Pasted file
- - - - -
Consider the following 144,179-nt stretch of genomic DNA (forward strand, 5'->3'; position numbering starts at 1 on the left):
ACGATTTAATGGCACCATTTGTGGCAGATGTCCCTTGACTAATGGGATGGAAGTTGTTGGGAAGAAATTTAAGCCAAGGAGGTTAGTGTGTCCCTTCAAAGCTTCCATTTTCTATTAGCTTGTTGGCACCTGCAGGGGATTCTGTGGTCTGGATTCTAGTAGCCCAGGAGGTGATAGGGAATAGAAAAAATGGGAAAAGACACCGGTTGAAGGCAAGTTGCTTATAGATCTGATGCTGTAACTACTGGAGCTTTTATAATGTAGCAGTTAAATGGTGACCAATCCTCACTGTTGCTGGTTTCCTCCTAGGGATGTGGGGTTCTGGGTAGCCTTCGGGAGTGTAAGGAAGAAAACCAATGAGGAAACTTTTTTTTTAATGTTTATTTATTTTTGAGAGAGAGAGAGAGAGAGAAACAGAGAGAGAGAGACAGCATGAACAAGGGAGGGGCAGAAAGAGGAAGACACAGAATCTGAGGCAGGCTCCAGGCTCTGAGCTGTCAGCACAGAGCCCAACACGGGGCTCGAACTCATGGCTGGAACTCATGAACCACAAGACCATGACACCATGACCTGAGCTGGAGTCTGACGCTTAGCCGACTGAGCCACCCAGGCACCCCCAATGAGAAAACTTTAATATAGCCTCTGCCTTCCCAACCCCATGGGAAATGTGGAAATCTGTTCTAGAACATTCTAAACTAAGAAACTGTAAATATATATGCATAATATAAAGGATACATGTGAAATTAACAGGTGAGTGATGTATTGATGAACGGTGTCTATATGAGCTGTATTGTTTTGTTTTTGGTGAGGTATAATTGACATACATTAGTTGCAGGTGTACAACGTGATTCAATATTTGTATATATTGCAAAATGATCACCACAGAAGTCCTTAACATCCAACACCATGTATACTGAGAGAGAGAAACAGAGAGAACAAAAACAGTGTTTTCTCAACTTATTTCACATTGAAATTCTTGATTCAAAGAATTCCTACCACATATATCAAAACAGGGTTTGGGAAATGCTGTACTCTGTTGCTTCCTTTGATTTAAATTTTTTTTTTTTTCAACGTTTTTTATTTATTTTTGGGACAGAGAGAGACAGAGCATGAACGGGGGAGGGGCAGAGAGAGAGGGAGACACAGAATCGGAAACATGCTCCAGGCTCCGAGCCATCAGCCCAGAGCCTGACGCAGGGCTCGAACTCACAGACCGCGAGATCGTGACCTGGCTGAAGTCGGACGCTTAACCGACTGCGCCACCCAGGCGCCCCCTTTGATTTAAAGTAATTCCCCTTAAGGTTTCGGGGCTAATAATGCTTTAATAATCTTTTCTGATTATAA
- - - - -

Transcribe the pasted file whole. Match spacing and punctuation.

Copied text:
Consider the following 144,179-nt stretch of genomic DNA (forward strand, 5'->3'; position numbering starts at 1 on the left):
ACGATTTAATGGCACCATTTGTGGCAGATGTCCCTTGACTAATGGGATGGAAGTTGTTGGGAAGAAATTTAAGCCAAGGAGGTTAGTGTGTCCCTTCAAAGCTTCCATTTTCTATTAGCTTGTTGGCACCTGCAGGGGATTCTGTGGTCTGGATTCTAGTAGCCCAGGAGGTGATAGGGAATAGAAAAAATGGGAAAAGACACCGGTTGAAGGCAAGTTGCTTATAGATCTGATGCTGTAACTACTGGAGCTTTTATAATGTAGCAGTTAAATGGTGACCAATCCTCACTGTTGCTGGTTTCCTCCTAGGGATGTGGGGTTCTGGGTAGCCTTCGGGAGTGTAAGGAAGAAAACCAATGAGGAAACTTTTTTTTTAATGTTTATTTATTTTTGAGAGAGAGAGAGAGAGAGAAACAGAGAGAGAGAGACAGCATGAACAAGGGAGGGGCAGAAAGAGGAAGACACAGAATCTGAGGCAGGCTCCAGGCTCTGAGCTGTCAGCACAGAGCCCAACACGGGGCTCGAACTCATGGCTGGAACTCATGAACCACAAGACCATGACACCATGACCTGAGCTGGAGTCTGACGCTTAGCCGACTGAGCCACCCAGGCACCCCCAATGAGAAAACTTTAATATAGCCTCTGCCTTCCCAACCCCATGGGAAATGTGGAAATCTGTTCTAGAACATTCTAAACTAAGAAACTGTAAATATATATGCATAATATAAAGGATACATGTGAAATTAACAGGTGAGTGATGTATTGATGAACGGTGTCTATATGAGCTGTATTGTTTTGTTTTTGGTGAGGTATAATTGACATACATTAGTTGCAGGTGTACAACGTGATTCAATATTTGTATATATTGCAAAATGATCACCACAGAAGTCCTTAACATCCAACACCATGTATACTGAGAGAGAGAAACAGAGAGAACAAAAACAGTGTTTTCTCAACTTATTTCACATTGAAATTCTTGATTCAAAGAATTCCTACCACATATATCAAAACAGGGTTTGGGAAATGCTGTACTCTGTTGCTTCCTTTGATTTAAATTTTTTTTTTTTTCAACGTTTTTTATTTATTTTTGGGACAGAGAGAGACAGAGCATGAACGGGGGAGGGGCAGAGAGAGAGGGAGACACAGAATCGGAAACATGCTCCAGGCTCCGAGCCATCAGCCCAGAGCCTGACGCAGGGCTCGAACTCACAGACCGCGAGATCGTGACCTGGCTGAAGTCGGACGCTTAACCGACTGCGCCACCCAGGCGCCCCCTTTGATTTAAAGTAATTCCCCTTAAGGTTTCGGGGCTAATAATGCTTTAATAATCTTTTCTGATTATAA